That’s terrifying I think that would be enough for me to develop a full-blown phobia.
At school I caught a bumblebee in my hands to demonstrate I wasn’t bothered by them. I can’t remember the type but do remember choosing a large one to reinforce the point. I certainly remember the pain because it took a long time to fade. The things we did as teenagers!
Later in life I kept honey bees in the UK. I didn’t like wearing gloves as they got in the way so did get stung from time to time. At first I found the stings fairly painful. I gradually got used to it but developed a bit of an allergy which over time led to a lot swelling around the sting and maddening itching which lasted for days. My only memory of fear of getting stung was the day I forgot to tuck my trousers into my boots. Of course when a bee lands it then moves up … usually in the hive but that day into my trouser leg. I didn’t want to strip off standing next to an open bee hive so ended up running across the garden at the same time as removing my overalls and undoing my trousers. I’m glad to say the bee came out the top of my trousers without harm to it or me
I have been stung by more species than most people, as I just completed a 2 year survey of the bee fauna of NW Louisiana, USA. All of the smaller native bees I have been stung by while collecting just felt like a pin prick, then sore for a couple hours at most. I was careful to not recklessly handle bumble bees as they have quite a pop to them. Wasps I have been stung by multiple species of Polistes, and they all hurt and make me swell for days (and itch like mad). The only time I was stung by a hornet, it felt like being hit with a sledgehammer, hurt for a long time, and sweeled my leg/ankle so much I couldn’t walk on it.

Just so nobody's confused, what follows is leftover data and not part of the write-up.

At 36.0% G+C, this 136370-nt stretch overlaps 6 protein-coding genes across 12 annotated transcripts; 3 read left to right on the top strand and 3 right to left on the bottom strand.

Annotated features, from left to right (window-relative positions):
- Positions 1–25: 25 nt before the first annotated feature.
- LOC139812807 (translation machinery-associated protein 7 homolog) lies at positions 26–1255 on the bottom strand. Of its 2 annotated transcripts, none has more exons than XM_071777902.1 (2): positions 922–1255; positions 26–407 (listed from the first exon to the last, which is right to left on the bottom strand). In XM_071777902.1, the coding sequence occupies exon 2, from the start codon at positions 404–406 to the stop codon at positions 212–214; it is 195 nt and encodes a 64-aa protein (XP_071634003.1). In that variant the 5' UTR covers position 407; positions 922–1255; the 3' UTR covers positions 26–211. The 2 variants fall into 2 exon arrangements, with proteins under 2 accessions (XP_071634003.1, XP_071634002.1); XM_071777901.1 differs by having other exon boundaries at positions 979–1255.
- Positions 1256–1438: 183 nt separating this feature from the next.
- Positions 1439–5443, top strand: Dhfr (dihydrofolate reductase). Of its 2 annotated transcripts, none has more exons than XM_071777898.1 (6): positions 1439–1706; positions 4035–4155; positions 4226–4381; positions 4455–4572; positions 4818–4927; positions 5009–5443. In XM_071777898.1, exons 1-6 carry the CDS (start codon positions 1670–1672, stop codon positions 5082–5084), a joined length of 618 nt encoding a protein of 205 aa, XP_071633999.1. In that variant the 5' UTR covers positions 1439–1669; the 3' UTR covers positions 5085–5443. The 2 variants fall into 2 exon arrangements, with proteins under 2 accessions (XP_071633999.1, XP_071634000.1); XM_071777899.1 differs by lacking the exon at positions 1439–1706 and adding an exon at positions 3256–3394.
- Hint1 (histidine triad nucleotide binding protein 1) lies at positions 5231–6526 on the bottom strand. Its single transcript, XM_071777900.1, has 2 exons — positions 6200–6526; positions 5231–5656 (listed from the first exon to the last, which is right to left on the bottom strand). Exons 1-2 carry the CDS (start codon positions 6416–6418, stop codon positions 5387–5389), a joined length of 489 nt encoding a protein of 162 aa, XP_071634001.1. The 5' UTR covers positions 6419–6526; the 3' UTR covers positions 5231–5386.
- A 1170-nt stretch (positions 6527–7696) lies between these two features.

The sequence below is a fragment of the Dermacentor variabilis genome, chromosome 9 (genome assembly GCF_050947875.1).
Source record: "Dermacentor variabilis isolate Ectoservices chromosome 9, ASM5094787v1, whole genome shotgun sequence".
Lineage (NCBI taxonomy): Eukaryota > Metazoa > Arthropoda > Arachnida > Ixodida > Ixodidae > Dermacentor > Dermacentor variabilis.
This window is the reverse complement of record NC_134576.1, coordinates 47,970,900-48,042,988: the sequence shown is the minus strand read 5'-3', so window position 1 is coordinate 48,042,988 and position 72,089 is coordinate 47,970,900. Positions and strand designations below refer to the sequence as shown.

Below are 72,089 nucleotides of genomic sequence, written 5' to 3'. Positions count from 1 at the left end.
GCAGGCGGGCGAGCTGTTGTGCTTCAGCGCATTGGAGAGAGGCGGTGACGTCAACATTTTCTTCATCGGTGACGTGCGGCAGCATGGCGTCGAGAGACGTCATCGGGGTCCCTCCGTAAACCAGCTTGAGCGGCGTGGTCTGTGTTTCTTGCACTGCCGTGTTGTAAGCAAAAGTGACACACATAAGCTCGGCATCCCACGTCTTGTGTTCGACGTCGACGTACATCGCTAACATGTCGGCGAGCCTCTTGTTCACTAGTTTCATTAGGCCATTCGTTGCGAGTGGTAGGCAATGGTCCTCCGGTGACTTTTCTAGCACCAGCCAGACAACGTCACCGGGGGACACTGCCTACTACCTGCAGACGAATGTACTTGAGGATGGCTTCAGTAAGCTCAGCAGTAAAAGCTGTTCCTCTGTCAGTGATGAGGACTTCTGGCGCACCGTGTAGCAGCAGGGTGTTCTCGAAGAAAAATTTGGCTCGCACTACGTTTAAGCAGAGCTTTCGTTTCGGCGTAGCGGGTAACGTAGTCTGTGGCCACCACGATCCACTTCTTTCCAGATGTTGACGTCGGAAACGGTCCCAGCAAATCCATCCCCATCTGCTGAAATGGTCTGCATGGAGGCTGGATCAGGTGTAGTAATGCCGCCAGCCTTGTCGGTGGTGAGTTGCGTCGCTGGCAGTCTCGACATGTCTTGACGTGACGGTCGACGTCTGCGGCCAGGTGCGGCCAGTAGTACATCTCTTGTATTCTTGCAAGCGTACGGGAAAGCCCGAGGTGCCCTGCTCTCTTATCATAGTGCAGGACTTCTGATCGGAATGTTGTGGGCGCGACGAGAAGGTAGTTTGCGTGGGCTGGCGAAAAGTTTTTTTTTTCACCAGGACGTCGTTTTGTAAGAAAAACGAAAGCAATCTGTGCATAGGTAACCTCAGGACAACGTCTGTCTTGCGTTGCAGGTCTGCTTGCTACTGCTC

I have been stung by a couple different species of Ichneumonids, quite a few times. Ophion species seem the grumpiest, as just accidental touching of them while photographing at lights has resulted in stings numerous times.
As a teenager I was attacked by yellowjackets for getting too close to their nest more than once, and had to rush to the hospital on a couple of occasions when I was stung all around my head, neck and chest and was having trouble breathing.
I have never been stung by native bees without handling them, rarely by Polistes wasps even though I approach their nests constantly for close-up photos, never by bumble bees although I photo them close-up all the time, etc. They key is to not make them mad. If I get stung, it’s always from accidentally approaching a nest and bumping it, or from handling them.
It’s funny how many wasp and bee species there are
Wasps belong to a highly diverse group of insects called the Hymenoptera with more than 150,000 species across the globe.-wiki.
There are over 20,000 known bee species in the world, and 4,000 of them are native to the United States.-wiki.
If I got told that I think I would have lost my heart beat again
I’ve had several wasp stings growing up (in the US), and while they hurt an awful lot (I was also really sensitive to pain as a kid), I don’t remember them ever lasting more than a day or two. However, two years ago I got my first bee sting from, of all things, a bumble bee. I was trying to save her from a bucket of water she had fallen into, and she got spooked and instinctively stung me. It hurt about the same as the wasp stings, but my hand also swelled up pretty badly for a week. Even after the swelling went down, the skin became scaly and itchy, and it took a few more weeks for the skin to go back to normal. Everyone has such different reactions to insect stings. It’s kind of fascinating!